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The Schoolmaster and Other Stories

In The Graveyard
"THE wind has got up, friends, and it is beginning to get dark. Hadn't we better take
ourselves off before it gets worse?"
The wind was frolicking among the yellow leaves of the old birch trees, and a shower of
thick drops fell upon us from the leaves. One of our party slipped on the clayey soil, and
clutched at a big grey cross to save himself from falling.
"Yegor Gryaznorukov, titular councillor and cavalier . ." he read. "I knew that gentleman.
He was fond of his wife, he wore the Stanislav ribbon, and read nothing. . . . His
digestion worked well . . . . life was all right, wasn't it? One would have thought he had
no reason to die, but alas! fate had its eye on him. . . . The poor fellow fell a victim to his
habits of observation. On one occasion, when he was listening at a keyhole, he got such a
bang on the head from the door that he sustained concussion of the brain (he had a brain),
and died. And here, under this tombstone, lies a man who from his cradle detested verses
and epigrams. . . . As though to mock him his whole tombstone is adorned with verses. . .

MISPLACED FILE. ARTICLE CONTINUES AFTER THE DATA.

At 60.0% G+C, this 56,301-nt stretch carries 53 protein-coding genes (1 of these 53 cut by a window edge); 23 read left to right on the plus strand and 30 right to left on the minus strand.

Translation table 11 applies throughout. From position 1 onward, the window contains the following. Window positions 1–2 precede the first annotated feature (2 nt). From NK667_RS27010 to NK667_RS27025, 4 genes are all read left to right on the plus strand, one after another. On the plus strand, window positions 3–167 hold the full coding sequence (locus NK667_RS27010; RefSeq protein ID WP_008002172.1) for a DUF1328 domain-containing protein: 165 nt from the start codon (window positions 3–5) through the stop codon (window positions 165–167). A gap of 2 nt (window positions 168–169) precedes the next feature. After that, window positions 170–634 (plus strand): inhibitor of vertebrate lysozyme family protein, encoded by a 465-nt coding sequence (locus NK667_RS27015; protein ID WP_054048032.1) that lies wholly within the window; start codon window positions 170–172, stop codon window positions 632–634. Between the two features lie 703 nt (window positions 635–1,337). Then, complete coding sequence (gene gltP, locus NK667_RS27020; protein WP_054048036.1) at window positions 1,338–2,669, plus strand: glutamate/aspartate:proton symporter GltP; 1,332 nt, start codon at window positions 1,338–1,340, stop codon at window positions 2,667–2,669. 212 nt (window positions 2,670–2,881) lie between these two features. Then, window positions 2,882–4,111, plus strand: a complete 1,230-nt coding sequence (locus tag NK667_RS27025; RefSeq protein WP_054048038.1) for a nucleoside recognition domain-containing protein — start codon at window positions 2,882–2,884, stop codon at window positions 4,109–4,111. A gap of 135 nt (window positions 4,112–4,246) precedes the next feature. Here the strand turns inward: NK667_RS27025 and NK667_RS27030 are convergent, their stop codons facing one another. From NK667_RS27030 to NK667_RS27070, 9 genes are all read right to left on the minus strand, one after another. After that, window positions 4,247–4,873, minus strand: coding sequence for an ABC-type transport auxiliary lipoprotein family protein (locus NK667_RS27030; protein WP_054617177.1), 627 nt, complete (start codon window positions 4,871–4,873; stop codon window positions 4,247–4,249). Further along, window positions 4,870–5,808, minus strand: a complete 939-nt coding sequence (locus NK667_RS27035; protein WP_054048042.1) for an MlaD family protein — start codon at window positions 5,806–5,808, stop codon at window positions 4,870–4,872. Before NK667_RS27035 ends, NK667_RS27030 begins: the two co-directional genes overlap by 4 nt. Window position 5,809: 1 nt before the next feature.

. There is someone coming!"
A man in a shabby overcoat, with a shaven, bluish-crimson countenance, overtook us. He
had a bottle under his arm and a parcel of sausage was sticking out of his pocket.
"Where is the grave of Mushkin, the actor?" he asked us in a husky voice.
We conducted him towards the grave of Mushkin, the actor, who had died two years
before.
"You are a government clerk, I suppose?" we asked him.
"No, an actor. Nowadays it is difficult to distinguish actors from clerks of the Consistory.
No doubt you have noticed that. . . . That's typical, but it's not very flattering for the
government clerk."
It was with difficulty that we found the actor's grave. It had sunken, was overgrown with
weeds, and had lost all appearance of a grave. A cheap, little cross that had begun to rot,
and was covered with green moss blackened by the frost, had an air of aged dejection and
looked, as it were, ailing.
". . . forgotten friend Mushkin . . ." we read.
Time had erased the never, and corrected the falsehood of man.
"A subscription for a monument to him was got up among actors and journalists, but they
drank up the money, the dear fellows . . ." sighed the actor, bowing down to the ground
and touching the wet earth with his knees and his cap.
 
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